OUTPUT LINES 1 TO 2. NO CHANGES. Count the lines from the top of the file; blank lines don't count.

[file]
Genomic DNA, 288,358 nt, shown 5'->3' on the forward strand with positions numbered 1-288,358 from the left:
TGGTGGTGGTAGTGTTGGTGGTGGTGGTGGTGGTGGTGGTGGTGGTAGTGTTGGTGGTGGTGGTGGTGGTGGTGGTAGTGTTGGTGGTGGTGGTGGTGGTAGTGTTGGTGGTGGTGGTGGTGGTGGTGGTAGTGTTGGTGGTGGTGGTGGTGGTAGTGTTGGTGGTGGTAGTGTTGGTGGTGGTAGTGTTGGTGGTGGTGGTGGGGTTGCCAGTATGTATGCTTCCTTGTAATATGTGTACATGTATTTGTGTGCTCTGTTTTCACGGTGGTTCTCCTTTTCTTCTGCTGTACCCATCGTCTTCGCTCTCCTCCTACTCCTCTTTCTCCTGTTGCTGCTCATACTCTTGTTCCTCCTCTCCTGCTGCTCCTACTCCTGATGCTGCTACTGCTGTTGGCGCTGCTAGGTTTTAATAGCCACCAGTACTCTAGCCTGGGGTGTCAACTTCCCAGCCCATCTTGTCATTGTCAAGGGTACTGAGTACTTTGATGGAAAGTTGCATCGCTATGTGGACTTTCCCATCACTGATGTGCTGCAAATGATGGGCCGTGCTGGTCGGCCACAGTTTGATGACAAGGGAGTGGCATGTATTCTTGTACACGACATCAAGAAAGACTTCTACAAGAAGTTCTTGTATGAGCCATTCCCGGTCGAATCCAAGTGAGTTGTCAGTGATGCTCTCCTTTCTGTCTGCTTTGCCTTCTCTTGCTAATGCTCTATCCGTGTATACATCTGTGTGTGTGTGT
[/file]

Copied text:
Genomic DNA, 288,358 nt, shown 5'->3' on the forward strand with positions numbered 1-288,358 from the left:
TGGTGGTGGTAGTGTTGGTGGTGGTGGTGGTGGTGGTGGTGGTGGTAGTGTTGGTGGTGGTGGTGGTGGTGGTGGTAGTGTTGGTGGTGGTGGTGGTGGTAGTGTTGGTGGTGGTGGTGGTGGTGGTGGTAGTGTTGGTGGTGGTGGTGGTGGTAGTGTTGGTGGTGGTAGTGTTGGTGGTGGTAGTGTTGGTGGTGGTGGTGGGGTTGCCAGTATGTATGCTTCCTTGTAATATGTGTACATGTATTTGTGTGCTCTGTTTTCACGGTGGTTCTCCTTTTCTTCTGCTGTACCCATCGTCTTCGCTCTCCTCCTACTCCTCTTTCTCCTGTTGCTGCTCATACTCTTGTTCCTCCTCTCCTGCTGCTCCTACTCCTGATGCTGCTACTGCTGTTGGCGCTGCTAGGTTTTAATAGCCACCAGTACTCTAGCCTGGGGTGTCAACTTCCCAGCCCATCTTGTCATTGTCAAGGGTACTGAGTACTTTGATGGAAAGTTGCATCGCTATGTGGACTTTCCCATCACTGATGTGCTGCAAATGATGGGCCGTGCTGGTCGGCCACAGTTTGATGACAAGGGAGTGGCATGTATTCTTGTACACGACATCAAGAAAGACTTCTACAAGAAGTTCTTGTATGAGCCATTCCCGGTCGAATCCAAGTGAGTTGTCAGTGATGCTCTCCTTTCTGTCTGCTTTGCCTTCTCTTGCTAATGCTCTATCCGTGTATACATCTGTGTGTGTGTGT